I can’t even begin to tell you how much more I liked Steven Spielberg’s Catch Me If You Can, even though it isn’t very good. Good enough, I guess, since I didn’t fall asleep or throw popcorn at the screen, despite the fact that this allegedly light and charming movie is 140 minutes long. Spielberg is supposed to be a great entertainer, so what possessed him to make a light, charming movie that is 16 minutes longer than Jaws and an hour longer than your average Marx Brothers farce?
Stephen Sondheim once claimed that Leonard Bernstein had fallen victim to an acute case of “importantitis,” and I suspect Spielberg has caught the same bug. Catch Me If You Can is the more or less true story of Frank Abagnale Jr. (Leonardo DiCaprio), a troubled teenager who contrived to pass himself off in quick succession as a teacher, an airline pilot, a doctor, and a lawyer before being captured by FBI agent Carl Hanratty (Tom Hanks). It’s a slight tale onto which Spielberg has grafted all his painfully familiar obsessions: kids are wise, grownups threatening, adulthood mysterious, ho hum. A lesser director would have chucked the obsessions and brought the film in at well under two hours, but Spielberg, being a Certified Genius, has to go through the laundry list yet another time.
The two best things about Catch Me If You Can are Christopher Walken, who brings a touch of genuine mystery to the well-written part of Frank’s father—a jaunty ne’er-do-well who can’t make his life work—and John Williams, whose superb score is by turns stealthily jazzy and harmonically oblique. (I saw the movie in the company of several musicians, all of whom were astonished to discover that Williams had written the music—it doesn’t sound like him at all.) Tom Hanks is good, too, but he’s coasting, doing his Jimmy Stewart nice-guy imitation without the dark shadows that made Stewart much more than a run-of-the-mill movie star. As for DiCaprio, he’s all right, nothing special, much like the rest of Catch Me If You Can.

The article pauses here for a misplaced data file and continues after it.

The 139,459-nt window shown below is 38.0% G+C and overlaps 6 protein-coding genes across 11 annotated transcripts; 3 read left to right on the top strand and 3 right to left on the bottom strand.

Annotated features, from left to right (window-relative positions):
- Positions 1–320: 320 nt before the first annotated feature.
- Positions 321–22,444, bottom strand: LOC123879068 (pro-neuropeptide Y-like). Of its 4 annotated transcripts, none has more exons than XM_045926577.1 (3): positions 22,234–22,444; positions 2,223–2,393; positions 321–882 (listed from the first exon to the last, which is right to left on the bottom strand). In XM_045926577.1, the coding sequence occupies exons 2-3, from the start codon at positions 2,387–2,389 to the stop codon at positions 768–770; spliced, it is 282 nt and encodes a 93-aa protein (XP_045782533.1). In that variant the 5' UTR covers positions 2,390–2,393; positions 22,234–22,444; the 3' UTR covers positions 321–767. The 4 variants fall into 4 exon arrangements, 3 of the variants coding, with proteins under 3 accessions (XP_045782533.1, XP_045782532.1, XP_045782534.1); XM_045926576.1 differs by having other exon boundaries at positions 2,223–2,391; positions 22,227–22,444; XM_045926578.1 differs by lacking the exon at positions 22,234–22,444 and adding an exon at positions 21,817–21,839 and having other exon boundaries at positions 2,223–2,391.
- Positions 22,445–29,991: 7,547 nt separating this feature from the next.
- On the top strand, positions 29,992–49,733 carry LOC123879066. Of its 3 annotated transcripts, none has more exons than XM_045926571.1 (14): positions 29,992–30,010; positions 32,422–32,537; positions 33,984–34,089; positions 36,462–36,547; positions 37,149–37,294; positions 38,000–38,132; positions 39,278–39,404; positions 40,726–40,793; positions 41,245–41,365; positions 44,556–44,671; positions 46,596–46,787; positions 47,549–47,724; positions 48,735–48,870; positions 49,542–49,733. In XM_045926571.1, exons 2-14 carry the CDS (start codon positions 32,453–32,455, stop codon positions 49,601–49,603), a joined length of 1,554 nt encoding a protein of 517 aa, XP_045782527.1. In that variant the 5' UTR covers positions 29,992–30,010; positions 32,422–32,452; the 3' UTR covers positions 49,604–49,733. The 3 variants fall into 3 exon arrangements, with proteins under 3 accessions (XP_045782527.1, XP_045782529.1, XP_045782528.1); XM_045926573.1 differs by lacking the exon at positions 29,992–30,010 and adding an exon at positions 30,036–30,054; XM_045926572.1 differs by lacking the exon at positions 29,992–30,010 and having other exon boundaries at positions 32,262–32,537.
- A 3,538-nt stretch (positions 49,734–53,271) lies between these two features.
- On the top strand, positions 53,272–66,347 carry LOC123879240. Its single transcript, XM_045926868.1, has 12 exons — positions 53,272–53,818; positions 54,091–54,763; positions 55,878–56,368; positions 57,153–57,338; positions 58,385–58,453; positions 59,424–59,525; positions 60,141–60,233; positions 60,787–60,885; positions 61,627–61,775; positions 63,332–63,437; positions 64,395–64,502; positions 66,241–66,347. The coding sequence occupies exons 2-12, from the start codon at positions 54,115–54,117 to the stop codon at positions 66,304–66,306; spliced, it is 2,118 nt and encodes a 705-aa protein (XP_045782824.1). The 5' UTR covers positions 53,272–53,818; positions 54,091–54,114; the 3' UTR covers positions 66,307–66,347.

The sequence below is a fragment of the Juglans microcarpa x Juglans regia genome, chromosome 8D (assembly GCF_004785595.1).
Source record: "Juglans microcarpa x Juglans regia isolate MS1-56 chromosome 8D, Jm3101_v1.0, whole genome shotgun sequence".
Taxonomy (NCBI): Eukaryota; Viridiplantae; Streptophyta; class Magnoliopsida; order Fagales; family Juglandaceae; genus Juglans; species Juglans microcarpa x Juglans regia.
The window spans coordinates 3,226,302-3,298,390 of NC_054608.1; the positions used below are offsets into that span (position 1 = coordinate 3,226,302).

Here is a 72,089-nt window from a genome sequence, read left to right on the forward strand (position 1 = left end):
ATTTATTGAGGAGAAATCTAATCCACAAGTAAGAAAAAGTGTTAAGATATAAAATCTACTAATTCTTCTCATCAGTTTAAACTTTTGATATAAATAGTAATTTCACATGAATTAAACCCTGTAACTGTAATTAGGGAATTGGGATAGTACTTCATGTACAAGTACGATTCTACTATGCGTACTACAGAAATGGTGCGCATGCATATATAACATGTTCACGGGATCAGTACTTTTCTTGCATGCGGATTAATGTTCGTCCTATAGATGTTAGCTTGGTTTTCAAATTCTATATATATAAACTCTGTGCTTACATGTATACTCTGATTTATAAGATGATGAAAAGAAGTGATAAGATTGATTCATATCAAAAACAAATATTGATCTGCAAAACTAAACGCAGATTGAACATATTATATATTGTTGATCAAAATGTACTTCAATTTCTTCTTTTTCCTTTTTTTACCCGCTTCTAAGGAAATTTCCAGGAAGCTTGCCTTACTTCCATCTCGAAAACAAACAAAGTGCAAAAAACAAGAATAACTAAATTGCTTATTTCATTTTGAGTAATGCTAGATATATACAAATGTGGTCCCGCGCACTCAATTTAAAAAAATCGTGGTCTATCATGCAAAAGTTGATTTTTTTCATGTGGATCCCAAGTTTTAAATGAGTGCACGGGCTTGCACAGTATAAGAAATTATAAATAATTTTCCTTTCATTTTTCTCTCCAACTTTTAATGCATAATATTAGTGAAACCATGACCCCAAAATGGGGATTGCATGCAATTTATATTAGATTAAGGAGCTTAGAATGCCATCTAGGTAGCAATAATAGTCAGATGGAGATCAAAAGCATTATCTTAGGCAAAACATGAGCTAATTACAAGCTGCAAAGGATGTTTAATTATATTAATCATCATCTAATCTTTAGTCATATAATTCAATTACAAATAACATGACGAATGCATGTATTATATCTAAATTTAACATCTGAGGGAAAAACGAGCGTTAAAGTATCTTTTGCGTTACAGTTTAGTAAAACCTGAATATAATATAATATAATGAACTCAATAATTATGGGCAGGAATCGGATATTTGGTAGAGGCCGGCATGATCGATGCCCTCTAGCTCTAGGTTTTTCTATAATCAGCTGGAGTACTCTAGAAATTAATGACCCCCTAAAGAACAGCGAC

If you want to see a real movie, go to Pedro Almodovar’s Talk to Her, though I must warn you that this deeply disturbing tragicomedy of loneliness and sexual obsession is not for the faint of heart or easily shocked. It is, however, less surrealistic and more linear than most of Almodovar’s previous work and thus a good way to make the acquaintance of a director who, unlike Todd Haynes and Steven Spielberg, has powerful things to say about the complexities of the human heart.